My second summons for jury duty came several years later. Once again both sides kept me on, but, unlike in the first case, I didn’t discuss it with them afterwards, so I don’t know what they were thinking. The defendant had been charged with making meth in the garage where he was living. The cops had found various chemicals there which led them to this conclusion. However, there had not been any testimony from anyone who had seen him making meth. The defendant testified (which is rare in criminal cases), and he seemed like a pretty dim bulb. I was able to persuade my fellow jurors to reach a “not guilty” verdict because, I said, “I’ve seen Breaking Bad, I know that there is complicated chemistry involved in making meth, and this guy isn’t smart enough to do it.” Maybe he put one over on us, I’ll never know, but even if so, I’d like to think we did a good deed, and he straightened out his life as a result of this acquittal.

My third time on jury duty was another criminal case, but I don’t remember what the crime was. Why not? you say. It took all of the first day of trial to pick the jury. After we were sworn in, we went home for the day. When we came back the next day, we were informed that the defendant had taken a plea deal. Apparently after he took a look at the impaneled jury, he wasn’t so confident about his chances of prevailing. .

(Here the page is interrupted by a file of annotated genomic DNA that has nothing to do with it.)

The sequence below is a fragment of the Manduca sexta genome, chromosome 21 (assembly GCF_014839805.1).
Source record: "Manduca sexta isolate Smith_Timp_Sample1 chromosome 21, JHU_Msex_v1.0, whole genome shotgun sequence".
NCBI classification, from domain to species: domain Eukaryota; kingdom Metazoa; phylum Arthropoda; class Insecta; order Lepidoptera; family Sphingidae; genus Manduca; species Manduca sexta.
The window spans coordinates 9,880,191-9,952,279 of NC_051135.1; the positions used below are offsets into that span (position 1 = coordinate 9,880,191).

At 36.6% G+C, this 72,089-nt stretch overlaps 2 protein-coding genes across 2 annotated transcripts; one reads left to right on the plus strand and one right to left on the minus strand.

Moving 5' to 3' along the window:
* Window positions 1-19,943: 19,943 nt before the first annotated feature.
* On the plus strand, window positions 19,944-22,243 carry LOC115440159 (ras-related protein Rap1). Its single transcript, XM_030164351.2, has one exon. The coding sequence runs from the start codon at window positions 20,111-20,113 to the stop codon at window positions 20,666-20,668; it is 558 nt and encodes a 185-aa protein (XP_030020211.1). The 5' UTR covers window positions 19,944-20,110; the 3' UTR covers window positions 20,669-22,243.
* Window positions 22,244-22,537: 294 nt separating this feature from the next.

Finally, a near miss. In this case I was one of the twelve in the jury box after the lawyers had finished questioning everyone, and had made all of their challenges for cause, and the challenged jurors had been replaced. We were sent out on the mid-morning break. While we were waiting for the elevator to go up to the coffee shop on the top floor of the courthouse, one of the jurors said, “well, I guess that’s it, we’re the jury.” I said no, not necessarily, and explained the difference between peremptory challenges (where the lawyer doesn’t have to give a reason) and challenges for cause. The peremptory challenges were still to come. The defendant overheard my explanation and reported it to the judge, whereupon the judge dismissed me. This was a big no-no, because the jurors are all supposed to regard each other as equal, and there should not be a situation where they look to one person as knowing more than the rest of them. So I’ve learned my lesson, and from now on I will play dumb.

Can’t wait until I get my next jury summons!



Profile photo of Suzy Suzy

Characterizations: funny, right on!, well written


  1. Betsy Pfau says: